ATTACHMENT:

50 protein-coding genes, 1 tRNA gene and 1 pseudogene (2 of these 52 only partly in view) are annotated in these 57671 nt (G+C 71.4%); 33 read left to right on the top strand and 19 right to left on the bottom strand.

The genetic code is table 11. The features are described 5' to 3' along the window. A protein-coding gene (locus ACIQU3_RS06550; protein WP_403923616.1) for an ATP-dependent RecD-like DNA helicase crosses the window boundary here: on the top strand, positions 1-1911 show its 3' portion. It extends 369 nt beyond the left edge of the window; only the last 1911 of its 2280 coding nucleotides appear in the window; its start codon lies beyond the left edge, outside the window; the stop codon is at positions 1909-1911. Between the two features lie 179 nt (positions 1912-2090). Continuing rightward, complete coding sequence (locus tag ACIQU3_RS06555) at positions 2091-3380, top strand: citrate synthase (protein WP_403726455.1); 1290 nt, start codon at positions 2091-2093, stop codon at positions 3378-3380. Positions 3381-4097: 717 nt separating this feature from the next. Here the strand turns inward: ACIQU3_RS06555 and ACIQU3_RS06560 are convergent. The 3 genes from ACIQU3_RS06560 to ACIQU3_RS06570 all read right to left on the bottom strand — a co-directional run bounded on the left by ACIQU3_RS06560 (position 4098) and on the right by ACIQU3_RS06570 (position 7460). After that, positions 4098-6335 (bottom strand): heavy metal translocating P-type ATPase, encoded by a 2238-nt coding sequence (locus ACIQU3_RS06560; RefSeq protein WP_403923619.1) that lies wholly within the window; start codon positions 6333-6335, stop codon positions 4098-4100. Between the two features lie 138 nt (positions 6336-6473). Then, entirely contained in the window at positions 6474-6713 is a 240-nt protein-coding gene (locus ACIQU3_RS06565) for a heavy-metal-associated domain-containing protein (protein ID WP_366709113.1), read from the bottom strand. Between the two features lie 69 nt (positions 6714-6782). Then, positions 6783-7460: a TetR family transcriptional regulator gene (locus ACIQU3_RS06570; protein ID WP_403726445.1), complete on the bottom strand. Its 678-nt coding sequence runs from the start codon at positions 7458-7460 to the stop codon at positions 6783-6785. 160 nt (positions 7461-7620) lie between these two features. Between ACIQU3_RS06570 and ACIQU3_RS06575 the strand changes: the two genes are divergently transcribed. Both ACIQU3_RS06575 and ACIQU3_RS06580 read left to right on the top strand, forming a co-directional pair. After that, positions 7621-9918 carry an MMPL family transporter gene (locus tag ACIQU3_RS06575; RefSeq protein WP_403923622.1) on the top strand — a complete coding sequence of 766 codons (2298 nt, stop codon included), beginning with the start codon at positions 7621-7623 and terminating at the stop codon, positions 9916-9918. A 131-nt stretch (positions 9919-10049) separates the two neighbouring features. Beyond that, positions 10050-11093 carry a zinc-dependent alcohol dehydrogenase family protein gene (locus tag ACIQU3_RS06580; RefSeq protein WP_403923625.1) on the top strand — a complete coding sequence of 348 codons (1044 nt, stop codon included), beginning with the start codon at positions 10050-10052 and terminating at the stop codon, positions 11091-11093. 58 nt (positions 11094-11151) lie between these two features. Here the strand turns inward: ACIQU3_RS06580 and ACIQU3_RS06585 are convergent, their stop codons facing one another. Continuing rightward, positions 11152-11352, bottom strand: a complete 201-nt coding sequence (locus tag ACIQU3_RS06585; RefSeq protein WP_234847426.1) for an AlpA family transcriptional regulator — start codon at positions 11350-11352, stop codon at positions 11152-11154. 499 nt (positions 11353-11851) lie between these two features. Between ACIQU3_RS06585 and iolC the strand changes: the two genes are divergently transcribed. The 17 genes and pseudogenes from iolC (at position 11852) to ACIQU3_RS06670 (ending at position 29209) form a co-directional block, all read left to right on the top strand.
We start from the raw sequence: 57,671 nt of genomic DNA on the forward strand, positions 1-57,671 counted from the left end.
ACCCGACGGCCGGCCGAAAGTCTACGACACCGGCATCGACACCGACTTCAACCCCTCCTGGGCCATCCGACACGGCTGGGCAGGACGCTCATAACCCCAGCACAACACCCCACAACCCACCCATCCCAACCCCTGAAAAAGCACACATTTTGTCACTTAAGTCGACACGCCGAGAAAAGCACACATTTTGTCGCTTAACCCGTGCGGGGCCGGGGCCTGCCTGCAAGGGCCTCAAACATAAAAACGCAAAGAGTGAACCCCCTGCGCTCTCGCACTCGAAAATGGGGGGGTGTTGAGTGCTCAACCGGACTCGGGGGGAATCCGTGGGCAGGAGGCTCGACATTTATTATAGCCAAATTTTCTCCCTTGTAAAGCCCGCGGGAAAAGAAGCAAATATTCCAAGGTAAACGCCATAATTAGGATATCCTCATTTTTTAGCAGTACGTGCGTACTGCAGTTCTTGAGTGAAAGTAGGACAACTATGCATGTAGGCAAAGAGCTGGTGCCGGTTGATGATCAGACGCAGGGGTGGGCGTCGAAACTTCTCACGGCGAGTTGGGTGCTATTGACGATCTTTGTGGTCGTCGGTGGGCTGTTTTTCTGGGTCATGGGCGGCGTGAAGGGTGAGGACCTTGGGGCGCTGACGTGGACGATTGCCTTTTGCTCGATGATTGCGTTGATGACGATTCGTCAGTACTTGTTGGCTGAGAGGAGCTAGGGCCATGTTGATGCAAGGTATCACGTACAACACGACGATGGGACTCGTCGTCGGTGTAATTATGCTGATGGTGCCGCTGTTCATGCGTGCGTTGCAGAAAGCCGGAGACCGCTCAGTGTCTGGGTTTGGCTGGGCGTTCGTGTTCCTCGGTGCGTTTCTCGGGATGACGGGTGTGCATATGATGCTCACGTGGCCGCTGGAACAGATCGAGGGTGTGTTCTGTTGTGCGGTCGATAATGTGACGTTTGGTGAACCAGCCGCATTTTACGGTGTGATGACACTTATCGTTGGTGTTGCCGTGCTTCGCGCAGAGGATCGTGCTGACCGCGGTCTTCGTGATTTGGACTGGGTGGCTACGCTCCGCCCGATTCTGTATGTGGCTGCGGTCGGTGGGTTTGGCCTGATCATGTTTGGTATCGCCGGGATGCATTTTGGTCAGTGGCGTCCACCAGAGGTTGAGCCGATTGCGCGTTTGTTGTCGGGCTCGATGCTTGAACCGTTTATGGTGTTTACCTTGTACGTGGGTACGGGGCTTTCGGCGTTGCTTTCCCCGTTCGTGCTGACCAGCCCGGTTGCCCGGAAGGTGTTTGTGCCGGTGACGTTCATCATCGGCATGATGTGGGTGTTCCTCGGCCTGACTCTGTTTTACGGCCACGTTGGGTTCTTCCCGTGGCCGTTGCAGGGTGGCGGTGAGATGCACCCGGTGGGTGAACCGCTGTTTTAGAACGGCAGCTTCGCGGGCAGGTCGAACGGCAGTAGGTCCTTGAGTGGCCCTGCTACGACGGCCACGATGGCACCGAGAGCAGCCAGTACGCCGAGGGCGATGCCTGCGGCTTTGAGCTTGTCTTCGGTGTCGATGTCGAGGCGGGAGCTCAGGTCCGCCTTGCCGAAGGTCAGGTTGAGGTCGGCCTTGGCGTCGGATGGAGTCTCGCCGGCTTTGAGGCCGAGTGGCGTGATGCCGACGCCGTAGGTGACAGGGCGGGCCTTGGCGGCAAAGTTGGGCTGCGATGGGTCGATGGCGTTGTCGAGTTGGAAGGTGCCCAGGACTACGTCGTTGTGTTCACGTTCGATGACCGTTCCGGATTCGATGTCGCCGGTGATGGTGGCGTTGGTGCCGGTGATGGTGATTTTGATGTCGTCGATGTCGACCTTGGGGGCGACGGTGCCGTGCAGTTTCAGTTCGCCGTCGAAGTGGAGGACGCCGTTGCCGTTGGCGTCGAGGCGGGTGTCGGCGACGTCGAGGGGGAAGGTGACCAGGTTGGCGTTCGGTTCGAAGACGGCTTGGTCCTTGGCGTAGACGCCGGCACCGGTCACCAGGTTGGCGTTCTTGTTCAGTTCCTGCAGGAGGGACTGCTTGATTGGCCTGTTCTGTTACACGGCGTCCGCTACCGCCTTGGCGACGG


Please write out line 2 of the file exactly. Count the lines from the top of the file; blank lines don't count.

The genetic code is table 11. The features are described 5' to 3' along the window. A protein-coding gene (locus ACIQU3_RS06550; protein WP_403923616.1) for an ATP-dependent RecD-like DNA helicase crosses the window boundary here: on the top strand, positions 1-1911 show its 3' portion. It extends 369 nt beyond the left edge of the window; only the last 1911 of its 2280 coding nucleotides appear in the window; its start codon lies beyond the left edge, outside the window; the stop codon is at positions 1909-1911. Between the two features lie 179 nt (positions 1912-2090). Continuing rightward, complete coding sequence (locus tag ACIQU3_RS06555) at positions 2091-3380, top strand: citrate synthase (protein WP_403726455.1); 1290 nt, start codon at positions 2091-2093, stop codon at positions 3378-3380. Positions 3381-4097: 717 nt separating this feature from the next. Here the strand turns inward: ACIQU3_RS06555 and ACIQU3_RS06560 are convergent. The 3 genes from ACIQU3_RS06560 to ACIQU3_RS06570 all read right to left on the bottom strand — a co-directional run bounded on the left by ACIQU3_RS06560 (position 4098) and on the right by ACIQU3_RS06570 (position 7460). After that, positions 4098-6335 (bottom strand): heavy metal translocating P-type ATPase, encoded by a 2238-nt coding sequence (locus ACIQU3_RS06560; RefSeq protein WP_403923619.1) that lies wholly within the window; start codon positions 6333-6335, stop codon positions 4098-4100. Between the two features lie 138 nt (positions 6336-6473). Then, entirely contained in the window at positions 6474-6713 is a 240-nt protein-coding gene (locus ACIQU3_RS06565) for a heavy-metal-associated domain-containing protein (protein ID WP_366709113.1), read from the bottom strand. Between the two features lie 69 nt (positions 6714-6782). Then, positions 6783-7460: a TetR family transcriptional regulator gene (locus ACIQU3_RS06570; protein ID WP_403726445.1), complete on the bottom strand. Its 678-nt coding sequence runs from the start codon at positions 7458-7460 to the stop codon at positions 6783-6785. 160 nt (positions 7461-7620) lie between these two features. Between ACIQU3_RS06570 and ACIQU3_RS06575 the strand changes: the two genes are divergently transcribed. Both ACIQU3_RS06575 and ACIQU3_RS06580 read left to right on the top strand, forming a co-directional pair. After that, positions 7621-9918 carry an MMPL family transporter gene (locus tag ACIQU3_RS06575; RefSeq protein WP_403923622.1) on the top strand — a complete coding sequence of 766 codons (2298 nt, stop codon included), beginning with the start codon at positions 7621-7623 and terminating at the stop codon, positions 9916-9918. A 131-nt stretch (positions 9919-10049) separates the two neighbouring features. Beyond that, positions 10050-11093 carry a zinc-dependent alcohol dehydrogenase family protein gene (locus tag ACIQU3_RS06580; RefSeq protein WP_403923625.1) on the top strand — a complete coding sequence of 348 codons (1044 nt, stop codon included), beginning with the start codon at positions 10050-10052 and terminating at the stop codon, positions 11091-11093. 58 nt (positions 11094-11151) lie between these two features. Here the strand turns inward: ACIQU3_RS06580 and ACIQU3_RS06585 are convergent, their stop codons facing one another. Continuing rightward, positions 11152-11352, bottom strand: a complete 201-nt coding sequence (locus tag ACIQU3_RS06585; RefSeq protein WP_234847426.1) for an AlpA family transcriptional regulator — start codon at positions 11350-11352, stop codon at positions 11152-11154. 499 nt (positions 11353-11851) lie between these two features. Between ACIQU3_RS06585 and iolC the strand changes: the two genes are divergently transcribed. The 17 genes and pseudogenes from iolC (at position 11852) to ACIQU3_RS06670 (ending at position 29209) form a co-directional block, all read left to right on the top strand.